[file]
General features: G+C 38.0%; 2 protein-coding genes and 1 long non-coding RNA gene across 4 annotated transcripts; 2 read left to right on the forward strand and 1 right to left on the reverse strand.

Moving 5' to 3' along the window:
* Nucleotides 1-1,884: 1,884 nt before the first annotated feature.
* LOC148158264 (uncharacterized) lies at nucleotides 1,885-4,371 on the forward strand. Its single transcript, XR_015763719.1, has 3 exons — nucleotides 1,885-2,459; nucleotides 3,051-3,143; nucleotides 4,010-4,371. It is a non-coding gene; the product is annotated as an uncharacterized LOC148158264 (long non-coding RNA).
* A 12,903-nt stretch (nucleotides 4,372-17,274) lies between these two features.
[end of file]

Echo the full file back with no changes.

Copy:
General features: G+C 38.0%; 2 protein-coding genes and 1 long non-coding RNA gene across 4 annotated transcripts; 2 read left to right on the forward strand and 1 right to left on the reverse strand.

Moving 5' to 3' along the window:
* Nucleotides 1-1,884: 1,884 nt before the first annotated feature.
* LOC148158264 (uncharacterized) lies at nucleotides 1,885-4,371 on the forward strand. Its single transcript, XR_015763719.1, has 3 exons — nucleotides 1,885-2,459; nucleotides 3,051-3,143; nucleotides 4,010-4,371. It is a non-coding gene; the product is annotated as an uncharacterized LOC148158264 (long non-coding RNA).
* A 12,903-nt stretch (nucleotides 4,372-17,274) lies between these two features.